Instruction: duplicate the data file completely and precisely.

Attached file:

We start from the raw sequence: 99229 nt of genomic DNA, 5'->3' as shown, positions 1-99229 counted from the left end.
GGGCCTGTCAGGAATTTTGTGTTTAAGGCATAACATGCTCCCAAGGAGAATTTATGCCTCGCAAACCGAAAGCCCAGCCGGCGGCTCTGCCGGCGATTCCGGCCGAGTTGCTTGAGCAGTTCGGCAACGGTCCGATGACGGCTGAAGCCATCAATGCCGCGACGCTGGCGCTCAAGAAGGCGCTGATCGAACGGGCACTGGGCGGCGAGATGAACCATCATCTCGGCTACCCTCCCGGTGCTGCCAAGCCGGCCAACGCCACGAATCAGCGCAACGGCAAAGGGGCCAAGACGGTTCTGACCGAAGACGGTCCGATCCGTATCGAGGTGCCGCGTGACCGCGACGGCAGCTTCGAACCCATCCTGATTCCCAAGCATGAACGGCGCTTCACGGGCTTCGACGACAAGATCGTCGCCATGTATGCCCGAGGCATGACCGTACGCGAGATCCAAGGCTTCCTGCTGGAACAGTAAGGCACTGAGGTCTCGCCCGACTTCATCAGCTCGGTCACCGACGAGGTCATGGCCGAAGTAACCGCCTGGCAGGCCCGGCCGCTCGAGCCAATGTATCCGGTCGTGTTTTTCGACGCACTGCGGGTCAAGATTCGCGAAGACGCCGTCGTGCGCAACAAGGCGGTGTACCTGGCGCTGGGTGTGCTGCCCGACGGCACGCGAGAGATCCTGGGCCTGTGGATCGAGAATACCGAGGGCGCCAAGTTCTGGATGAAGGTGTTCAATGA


We start from the raw sequence: 99229 nt of genomic DNA, 5'->3' as shown, positions 1-99229 counted from the left end.
GGGCCTGTCAGGAATTTTGTGTTTAAGGCATAACATGCTCCCAAGGAGAATTTATGCCTCGCAAACCGAAAGCCCAGCCGGCGGCTCTGCCGGCGATTCCGGCCGAGTTGCTTGAGCAGTTCGGCAACGGTCCGATGACGGCTGAAGCCATCAATGCCGCGACGCTGGCGCTCAAGAAGGCGCTGATCGAACGGGCACTGGGCGGCGAGATGAACCATCATCTCGGCTACCCTCCCGGTGCTGCCAAGCCGGCCAACGCCACGAATCAGCGCAACGGCAAAGGGGCCAAGACGGTTCTGACCGAAGACGGTCCGATCCGTATCGAGGTGCCGCGTGACCGCGACGGCAGCTTCGAACCCATCCTGATTCCCAAGCATGAACGGCGCTTCACGGGCTTCGACGACAAGATCGTCGCCATGTATGCCCGAGGCATGACCGTACGCGAGATCCAAGGCTTCCTGCTGGAACAGTAAGGCACTGAGGTCTCGCCCGACTTCATCAGCTCGGTCACCGACGAGGTCATGGCCGAAGTAACCGCCTGGCAGGCCCGGCCGCTCGAGCCAATGTATCCGGTCGTGTTTTTCGACGCACTGCGGGTCAAGATTCGCGAAGACGCCGTCGTGCGCAACAAGGCGGTGTACCTGGCGCTGGGTGTGCTGCCCGACGGCACGCGAGAGATCCTGGGCCTGTGGATCGAGAATACCGAGGGCGCCAAGTTCTGGATGAAGGTGTTCAATGA